Posted in inspiration, process

Making your work pay

On Friday I attended a workshop for artists and craftmakers.  This workshop was about finding ways to make your work pay.  Essentially.  Yes.  That was the gist of it and I am very thankful that this event existed and that there are things like this and groups and organisations out there with the goal of assisting artists at various stages of their careers.  Apparently, I am an ’emerging artist’ which makes me feel like I am slowly releasing myself from an egg; me and my unique-to-me batch of talents breaking out into the world.  Cheep cheep notice me tweets.

So.  It was all very good and we learned important things like the obvious:  If you don’t value yourself and your work, no one else will.  We did an exercise for finding the basic costs of creating a work and what was needed to not just break even but to *gasp* earn a living through your work.  Why do we as artists and makers feel so bad when we price our work according to what it and our time is worth?  The next time I put a price tag on my work, a price that is fair and  reflects the cost of materials and the cost of my time (as well as the expense of framing), I will not display it apologetically.  I value myself.  I value what I do.  And I swear to God I’m not ripping you off.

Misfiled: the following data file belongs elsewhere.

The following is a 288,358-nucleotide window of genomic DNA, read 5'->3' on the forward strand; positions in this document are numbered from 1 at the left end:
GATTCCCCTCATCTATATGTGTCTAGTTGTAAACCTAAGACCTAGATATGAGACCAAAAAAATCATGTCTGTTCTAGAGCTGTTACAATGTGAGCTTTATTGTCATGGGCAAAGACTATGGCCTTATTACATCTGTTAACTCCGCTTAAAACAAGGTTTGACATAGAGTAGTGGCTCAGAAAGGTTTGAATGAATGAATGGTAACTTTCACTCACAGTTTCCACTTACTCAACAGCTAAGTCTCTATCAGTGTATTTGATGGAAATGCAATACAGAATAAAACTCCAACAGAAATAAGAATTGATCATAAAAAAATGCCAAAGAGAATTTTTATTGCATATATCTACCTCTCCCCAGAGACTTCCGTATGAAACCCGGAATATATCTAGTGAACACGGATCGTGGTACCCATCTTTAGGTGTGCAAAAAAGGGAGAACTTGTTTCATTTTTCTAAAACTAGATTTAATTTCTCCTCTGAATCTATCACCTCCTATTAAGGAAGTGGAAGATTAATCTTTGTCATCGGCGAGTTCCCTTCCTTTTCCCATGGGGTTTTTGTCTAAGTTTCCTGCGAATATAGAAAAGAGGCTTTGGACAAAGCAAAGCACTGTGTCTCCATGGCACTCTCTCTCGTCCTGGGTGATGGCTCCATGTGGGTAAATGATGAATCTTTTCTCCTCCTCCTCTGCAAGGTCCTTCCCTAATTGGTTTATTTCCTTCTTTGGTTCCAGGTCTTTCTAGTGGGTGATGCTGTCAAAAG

So really, it’s value for money.  Think of all the many hours you will enjoy this work.  Think of the thought, the time, the materials and the love that has gone into this.

A good lesson learned.

Part of the workshop also dealt with how to approach galleries, which I feel fairly confident about doing by this stage of the game.  Do your research.  Obviously.  Scope it out and make sure your’re a good fit for it and it for you.  Obviously.  Know the name of the person that runs the thing. Yes.  Yes.  All good advice and chalk full of common sense.

There was a spiel about networking that I backed away from.  Networking is necessary for my type of work and it is a valuable lesson to learn that making connections is vital.  What I don’t like is engineering a situation that feels false and is driven by the thought ‘what can this person do for ME?’  False and insincere:  this is NOT how I roll.  I prefer my connections to be organic, friendly, if there is anything I can do to help you then great and hey, if we both get something out of this then isn’t that a bonus.

I am pleased that I attended this chat, this discussion, this thing where there were about 30 of us asking questions and having them answered.  There is much to think about now.  Unfortunately, my brain felt it was vital to think on it last night and didn’t seem to shut off until 4am.  Let’s see if we can put that thinking time into more useful hours, like, on a Sunday afternoon at a cafe with something nice and hot sitting across from me – like a hot chocolate with marshmallows.


I am an artist living and working in a rather gorgeous city. My art can be purchased in various shops throughout the city as well as from my online shop. Most of my work is for commission, private and corporate. I am the founder of Crash Course in Art History Limited.

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